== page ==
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take over banks, state owned banks, corporations. et cetera. ten heads of state affiliated corporations led by the kgb. 25 agencies, head of agencies, governmental agencies or deputy head of government are led by the kgb. talking about children, what is interesting about that is that many of them went to boarding schools in the west, and some of them went through the universities in the west. i don't want to imply that they necessarily observe the values of the western democracy. well aware that a lot of parents prefer to started in united kingdom or in united states.
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however, what is important, my theory, my hypothesis is that these children got education and got experience in the west, they wouldn't want to live in the closed -- i would think they like their children educated in the west because they're pretty much aware of the level of education inside russia which unfortunately is not good, especially in terms of humanity and political science, just a disaster. they would like to have small children to go to boarding schools in switzerland and united kingdom. they would like -- they would rather, you know, the knowledge that they're making money in
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russia but prefer to be out of russia. they have property, real estate, et cetera. so as it was a case at the last decade of soviet union, i believe these in bringing change and democratic development or some signs of possibilities of democratic development in russia. i will stop here. i want briefly, there's a book i love the most. and that's i think that political scientists at large overlooked this. called the old regime and french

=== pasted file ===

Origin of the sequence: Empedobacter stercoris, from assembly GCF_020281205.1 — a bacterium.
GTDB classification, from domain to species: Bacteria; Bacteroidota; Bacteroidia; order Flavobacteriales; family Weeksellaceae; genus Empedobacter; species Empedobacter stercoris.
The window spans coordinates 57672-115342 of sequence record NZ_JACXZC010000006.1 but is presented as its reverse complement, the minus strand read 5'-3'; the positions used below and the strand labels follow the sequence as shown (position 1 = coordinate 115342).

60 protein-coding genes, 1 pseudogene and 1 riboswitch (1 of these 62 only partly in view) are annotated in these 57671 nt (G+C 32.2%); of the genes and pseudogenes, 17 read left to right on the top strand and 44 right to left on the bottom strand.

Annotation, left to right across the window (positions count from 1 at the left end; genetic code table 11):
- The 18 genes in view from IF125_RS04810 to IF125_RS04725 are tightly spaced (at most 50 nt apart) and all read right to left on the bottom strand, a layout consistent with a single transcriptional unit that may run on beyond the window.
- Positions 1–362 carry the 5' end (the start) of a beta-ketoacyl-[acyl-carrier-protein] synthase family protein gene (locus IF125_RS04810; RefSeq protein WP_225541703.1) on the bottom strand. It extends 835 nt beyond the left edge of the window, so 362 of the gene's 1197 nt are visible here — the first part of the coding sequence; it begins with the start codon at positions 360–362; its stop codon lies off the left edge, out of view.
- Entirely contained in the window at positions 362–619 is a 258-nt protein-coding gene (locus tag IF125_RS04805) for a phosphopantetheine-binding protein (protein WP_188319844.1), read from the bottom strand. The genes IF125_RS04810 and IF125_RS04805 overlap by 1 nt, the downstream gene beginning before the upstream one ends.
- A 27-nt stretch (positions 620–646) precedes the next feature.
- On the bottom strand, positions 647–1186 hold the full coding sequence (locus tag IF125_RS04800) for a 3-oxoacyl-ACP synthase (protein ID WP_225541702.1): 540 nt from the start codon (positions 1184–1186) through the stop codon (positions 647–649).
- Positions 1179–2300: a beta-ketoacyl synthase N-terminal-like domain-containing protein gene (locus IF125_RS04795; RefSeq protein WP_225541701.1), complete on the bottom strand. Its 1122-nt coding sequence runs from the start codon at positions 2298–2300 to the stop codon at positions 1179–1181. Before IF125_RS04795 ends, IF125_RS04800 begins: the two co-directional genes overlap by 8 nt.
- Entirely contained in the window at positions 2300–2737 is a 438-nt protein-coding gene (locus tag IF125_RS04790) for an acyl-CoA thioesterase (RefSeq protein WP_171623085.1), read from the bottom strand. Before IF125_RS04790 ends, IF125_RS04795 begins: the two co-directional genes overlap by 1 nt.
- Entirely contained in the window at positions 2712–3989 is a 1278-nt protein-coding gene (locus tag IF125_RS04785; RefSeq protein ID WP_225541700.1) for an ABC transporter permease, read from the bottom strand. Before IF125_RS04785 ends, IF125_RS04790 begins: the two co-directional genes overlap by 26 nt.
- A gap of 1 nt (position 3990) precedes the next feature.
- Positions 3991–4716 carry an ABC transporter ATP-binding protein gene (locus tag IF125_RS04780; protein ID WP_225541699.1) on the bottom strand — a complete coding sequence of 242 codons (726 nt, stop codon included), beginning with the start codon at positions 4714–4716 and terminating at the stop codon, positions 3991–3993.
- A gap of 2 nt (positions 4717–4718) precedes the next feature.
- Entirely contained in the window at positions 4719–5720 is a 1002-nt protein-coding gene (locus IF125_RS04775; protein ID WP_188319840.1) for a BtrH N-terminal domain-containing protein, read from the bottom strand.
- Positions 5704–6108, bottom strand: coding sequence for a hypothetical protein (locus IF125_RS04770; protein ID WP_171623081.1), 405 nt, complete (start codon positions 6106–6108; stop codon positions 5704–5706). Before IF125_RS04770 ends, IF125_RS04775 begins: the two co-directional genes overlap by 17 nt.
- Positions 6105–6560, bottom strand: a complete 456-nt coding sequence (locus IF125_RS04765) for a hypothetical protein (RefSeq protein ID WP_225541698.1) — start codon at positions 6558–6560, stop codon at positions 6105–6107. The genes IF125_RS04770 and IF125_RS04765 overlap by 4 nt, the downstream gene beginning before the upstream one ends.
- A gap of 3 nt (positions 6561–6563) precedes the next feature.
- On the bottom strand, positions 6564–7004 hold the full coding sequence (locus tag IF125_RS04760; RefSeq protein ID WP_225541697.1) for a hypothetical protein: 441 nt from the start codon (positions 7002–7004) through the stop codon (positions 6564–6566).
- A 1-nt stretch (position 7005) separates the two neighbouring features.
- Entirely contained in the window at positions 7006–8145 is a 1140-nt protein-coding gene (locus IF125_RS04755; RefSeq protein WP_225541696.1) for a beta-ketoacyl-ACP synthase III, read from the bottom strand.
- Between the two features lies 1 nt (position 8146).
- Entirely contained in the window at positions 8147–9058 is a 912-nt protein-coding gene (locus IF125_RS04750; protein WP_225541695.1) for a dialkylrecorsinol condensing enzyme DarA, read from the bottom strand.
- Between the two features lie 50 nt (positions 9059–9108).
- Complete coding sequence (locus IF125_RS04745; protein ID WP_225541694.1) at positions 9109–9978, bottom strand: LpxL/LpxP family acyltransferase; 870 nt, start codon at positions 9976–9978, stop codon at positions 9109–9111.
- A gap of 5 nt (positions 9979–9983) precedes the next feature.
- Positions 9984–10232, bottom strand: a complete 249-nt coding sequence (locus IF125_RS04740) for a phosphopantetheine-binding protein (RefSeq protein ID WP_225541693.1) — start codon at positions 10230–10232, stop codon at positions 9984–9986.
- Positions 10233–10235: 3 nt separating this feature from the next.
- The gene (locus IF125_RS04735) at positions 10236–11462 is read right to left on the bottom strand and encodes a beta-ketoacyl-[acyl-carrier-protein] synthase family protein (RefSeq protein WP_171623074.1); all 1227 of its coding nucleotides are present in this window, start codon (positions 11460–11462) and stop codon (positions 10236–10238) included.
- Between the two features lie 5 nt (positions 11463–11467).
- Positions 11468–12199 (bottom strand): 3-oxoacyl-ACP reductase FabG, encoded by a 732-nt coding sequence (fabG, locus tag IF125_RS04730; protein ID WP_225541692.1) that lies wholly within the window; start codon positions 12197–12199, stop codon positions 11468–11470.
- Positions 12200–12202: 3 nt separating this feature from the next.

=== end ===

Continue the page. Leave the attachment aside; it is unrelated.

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revolution. talking about constitutional persistence, why nations fail is one of the latest that basically refers to the same problem of institutional in different countries, i believe that study of the french revolution is extremely applicable to the situation with failure of the democratic revolution in russia. i am convinced that though they have no inquiry of these, they work from the old regime, not only with conventions, but in even those very ideas which prompted our revolutionaries to